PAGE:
And new technologies are helping teachers. So in Mr. Jeter’s science class, students take quizzes on their tablets; he then can check the answers in real time and he can figure out who needs extra help. In Ms. Galinat’s language arts class, students learn vocabulary not just with flashcards, but with online video. In Ms. Stover’s math class — I was just over with Ms. Stover — students bring their tablets home to watch lectures about concepts like ratios and rational numbers, and then use the next day’s classroom time applying those concepts to the real world. So technology allows teachers here to spend more time being creative, less time teaching to the test, giving continual feedback, being able to pinpoint where a young person is having trouble because they’re able to see their work right away in a pretty efficient way.
And I will say, I was just in a classroom — there was a lesson plan that was organized around the Curiosity Rover on Mars. And the young people there were doing some amazing stuff — making their own iBooks with video and multimedia. And as I was walking out, I was talking to Steny Hoyer about how I remember using gluesticks — (laughter) — and scissors to cut stuff out and it didn’t look very good. (Laughter.) These guys were making books you could publish. (Laughter.)
But it makes learning exciting, it makes it interesting. If you’re studying science and you are actually seeing the engineers who built Rover talk about what it is — or the Curiosity Rover — talking about what they’re doing and how they did it, and being able to see the Rover on the Martian landscape, it makes vivid and real math and science in a way that is more interesting to students, which means that they’re more likely to be engaged and can potentially do better.
And this is how it should be for every student and every teacher at every school and library in the country. That’s how it should be for everbody, not just some. (Applause.)
Today, almost eight months after we launched ConnectED, we can announce some very big commitments that are going to go a long way towards realizing that vision where every child has the access to the technology that they can use to help them learn. So, under Tom Wheeler’s leadership, the FCC is announcing a down payment of $2 billion to connect more than 15,000 schools and 20 million students to high-speed broadband over the next two years — (applause) — 15,000 schools, 20 million students. (Applause.) It won’t require a single piece of legislation from Congress. It won’t add a single dime to the deficit.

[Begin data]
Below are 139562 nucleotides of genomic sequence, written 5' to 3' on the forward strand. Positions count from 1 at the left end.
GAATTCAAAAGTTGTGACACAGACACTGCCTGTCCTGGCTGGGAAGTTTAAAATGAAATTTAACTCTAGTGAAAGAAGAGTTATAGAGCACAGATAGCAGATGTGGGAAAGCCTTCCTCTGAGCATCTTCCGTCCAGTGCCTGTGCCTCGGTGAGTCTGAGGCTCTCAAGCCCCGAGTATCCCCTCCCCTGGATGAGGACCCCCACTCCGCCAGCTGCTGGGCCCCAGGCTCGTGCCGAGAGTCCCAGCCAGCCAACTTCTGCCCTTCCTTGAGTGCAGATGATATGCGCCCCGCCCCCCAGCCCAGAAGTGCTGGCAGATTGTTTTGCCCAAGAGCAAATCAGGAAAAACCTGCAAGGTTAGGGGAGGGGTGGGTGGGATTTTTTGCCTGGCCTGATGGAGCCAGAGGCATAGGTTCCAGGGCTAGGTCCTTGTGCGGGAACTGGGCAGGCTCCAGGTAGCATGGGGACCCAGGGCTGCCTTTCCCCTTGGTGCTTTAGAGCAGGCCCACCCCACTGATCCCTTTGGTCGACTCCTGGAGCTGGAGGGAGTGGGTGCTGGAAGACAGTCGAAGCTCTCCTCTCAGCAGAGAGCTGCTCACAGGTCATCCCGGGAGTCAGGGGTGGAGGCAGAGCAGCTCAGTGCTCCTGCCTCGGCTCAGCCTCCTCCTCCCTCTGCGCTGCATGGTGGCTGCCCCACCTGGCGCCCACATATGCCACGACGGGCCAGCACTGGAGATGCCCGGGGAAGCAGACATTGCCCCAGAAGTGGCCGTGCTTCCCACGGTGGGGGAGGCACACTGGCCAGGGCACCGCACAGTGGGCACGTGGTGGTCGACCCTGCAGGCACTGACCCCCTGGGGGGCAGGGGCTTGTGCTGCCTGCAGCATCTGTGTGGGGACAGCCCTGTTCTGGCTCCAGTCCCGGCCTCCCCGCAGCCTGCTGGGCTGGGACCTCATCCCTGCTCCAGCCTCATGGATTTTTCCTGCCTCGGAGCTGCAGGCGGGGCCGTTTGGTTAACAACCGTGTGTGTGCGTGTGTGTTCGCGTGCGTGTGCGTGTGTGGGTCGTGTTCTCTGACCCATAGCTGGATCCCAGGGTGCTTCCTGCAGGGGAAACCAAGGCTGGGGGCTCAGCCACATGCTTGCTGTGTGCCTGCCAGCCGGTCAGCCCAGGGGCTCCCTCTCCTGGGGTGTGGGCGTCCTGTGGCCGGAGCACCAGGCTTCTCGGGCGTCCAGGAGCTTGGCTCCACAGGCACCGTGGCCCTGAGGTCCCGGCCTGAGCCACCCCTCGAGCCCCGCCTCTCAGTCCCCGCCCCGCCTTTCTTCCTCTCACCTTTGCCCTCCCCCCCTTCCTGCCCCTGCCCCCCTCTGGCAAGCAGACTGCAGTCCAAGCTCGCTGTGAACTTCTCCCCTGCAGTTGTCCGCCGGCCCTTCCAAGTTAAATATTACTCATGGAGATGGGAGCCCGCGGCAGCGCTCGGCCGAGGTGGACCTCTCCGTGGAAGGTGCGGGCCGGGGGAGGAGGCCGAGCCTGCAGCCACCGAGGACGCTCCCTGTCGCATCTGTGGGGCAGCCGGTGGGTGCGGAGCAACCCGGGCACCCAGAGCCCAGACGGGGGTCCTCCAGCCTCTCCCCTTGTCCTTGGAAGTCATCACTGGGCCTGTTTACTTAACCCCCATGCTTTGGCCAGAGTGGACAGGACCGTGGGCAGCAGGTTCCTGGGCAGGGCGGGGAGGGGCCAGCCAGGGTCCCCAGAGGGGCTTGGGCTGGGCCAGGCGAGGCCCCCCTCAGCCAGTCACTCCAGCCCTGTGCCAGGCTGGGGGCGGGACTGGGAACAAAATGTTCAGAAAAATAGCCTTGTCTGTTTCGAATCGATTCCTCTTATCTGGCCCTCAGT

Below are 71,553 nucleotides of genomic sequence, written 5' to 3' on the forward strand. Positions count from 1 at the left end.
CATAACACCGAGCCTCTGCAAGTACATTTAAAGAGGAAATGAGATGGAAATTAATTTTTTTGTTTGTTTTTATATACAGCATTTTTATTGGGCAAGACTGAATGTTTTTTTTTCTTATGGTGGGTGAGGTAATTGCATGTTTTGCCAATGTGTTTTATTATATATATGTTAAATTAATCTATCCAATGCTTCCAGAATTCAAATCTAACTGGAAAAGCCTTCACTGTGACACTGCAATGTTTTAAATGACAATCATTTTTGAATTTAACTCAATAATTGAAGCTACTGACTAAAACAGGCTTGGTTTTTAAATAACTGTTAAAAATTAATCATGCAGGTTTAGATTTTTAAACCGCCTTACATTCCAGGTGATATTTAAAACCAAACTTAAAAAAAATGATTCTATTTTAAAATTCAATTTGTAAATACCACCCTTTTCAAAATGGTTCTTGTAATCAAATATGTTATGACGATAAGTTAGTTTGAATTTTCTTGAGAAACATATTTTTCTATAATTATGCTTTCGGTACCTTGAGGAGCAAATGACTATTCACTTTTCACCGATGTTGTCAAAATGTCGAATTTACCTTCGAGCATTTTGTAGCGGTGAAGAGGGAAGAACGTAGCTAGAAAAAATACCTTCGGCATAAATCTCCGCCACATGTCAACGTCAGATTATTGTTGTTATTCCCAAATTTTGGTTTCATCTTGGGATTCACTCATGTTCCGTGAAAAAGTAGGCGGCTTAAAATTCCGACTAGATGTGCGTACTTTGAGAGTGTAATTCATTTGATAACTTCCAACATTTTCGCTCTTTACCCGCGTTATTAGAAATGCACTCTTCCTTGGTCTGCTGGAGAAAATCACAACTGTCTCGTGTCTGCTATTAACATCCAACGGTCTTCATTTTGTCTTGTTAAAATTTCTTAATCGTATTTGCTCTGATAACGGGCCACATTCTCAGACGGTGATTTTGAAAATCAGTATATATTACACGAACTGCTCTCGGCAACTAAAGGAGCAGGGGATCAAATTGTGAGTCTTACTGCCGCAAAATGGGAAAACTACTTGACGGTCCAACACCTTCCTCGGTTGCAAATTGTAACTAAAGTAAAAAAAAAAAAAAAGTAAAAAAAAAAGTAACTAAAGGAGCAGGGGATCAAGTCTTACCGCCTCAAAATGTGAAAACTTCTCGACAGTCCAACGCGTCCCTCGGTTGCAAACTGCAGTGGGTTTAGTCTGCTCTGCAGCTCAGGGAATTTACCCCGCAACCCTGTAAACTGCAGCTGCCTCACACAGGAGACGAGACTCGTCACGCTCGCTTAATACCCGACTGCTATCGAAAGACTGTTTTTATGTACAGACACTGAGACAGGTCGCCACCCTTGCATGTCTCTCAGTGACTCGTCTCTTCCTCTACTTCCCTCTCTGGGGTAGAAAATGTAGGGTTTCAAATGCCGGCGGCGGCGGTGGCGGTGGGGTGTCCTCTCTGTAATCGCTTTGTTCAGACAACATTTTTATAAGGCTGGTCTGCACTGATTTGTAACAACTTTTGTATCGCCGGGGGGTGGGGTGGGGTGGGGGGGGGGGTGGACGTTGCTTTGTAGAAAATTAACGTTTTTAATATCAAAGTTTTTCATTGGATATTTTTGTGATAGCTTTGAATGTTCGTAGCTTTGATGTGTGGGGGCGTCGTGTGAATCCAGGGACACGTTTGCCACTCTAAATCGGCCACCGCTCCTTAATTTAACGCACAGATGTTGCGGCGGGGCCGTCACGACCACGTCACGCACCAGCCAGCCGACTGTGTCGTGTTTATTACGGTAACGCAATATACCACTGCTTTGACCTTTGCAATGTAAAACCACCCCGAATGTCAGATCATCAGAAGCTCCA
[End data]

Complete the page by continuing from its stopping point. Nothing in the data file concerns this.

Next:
And even better, some of America’s biggest tech companies have decided to join this effort, with commitments worth more than three-quarters of a billion dollars. So let me just give you some examples.
Apple will donate $100 million worth of iPads, MacBooks, and other products to schools across the country. (Applause.) That’s an enormous commitment.
Sprint will provide free wireless service for up to 50,000 low-income high school students over the next four years, so their 21st century education isn’t confined to the classroom. (Applause.)
AT&T will donate over $100 million worth of wireless service to middle-school students, so that they can continue to do homework when they get home. (Applause.)
Autodesk will make its 3D-design software available for free to every high school in the country. (Applause.)
Microsoft will offer products like Windows to students and teachers at a deep discount, and provide 12 million free copies of Office to our schools. (Applause.)
O’Reilly Media and Safari Books Online will donate more than $100 million worth of eBooks that will help students learn technology skills like coding and web design. (Applause.)
And finally, because no technology will ever be as important as a great teacher, Verizon will expand a program to help train educators to use all these new tools in all 50 states. (Applause.)
So I want to thank all the business leaders who are here today for stepping up. Why don’t you stand up? Let’s give them a big round of applause. (Applause.) We’re very proud of them. Thank you. (Applause.)
Now, this is an extraordinary commitment by these business leaders, but they’re business leaders, so they’re not just doing it out of the goodness of their heart. They want the country to do well, but they also understand that they want educated customers. They want customers who are able to get good jobs, who are going to be using these tools in the future. They want that next young architect coming out of here to be familiar with using that iPad so that they’re designing buildings and using their products.
They know that the entire economy will be lifted if more of our young people are doing better. So they’re doing good, but it will also help them succeed from a bottom-line perspective by this kind of participation. They are united in their support of young people like you, even though sometimes they compete against each other — because all of us have a stake in your education and in your future.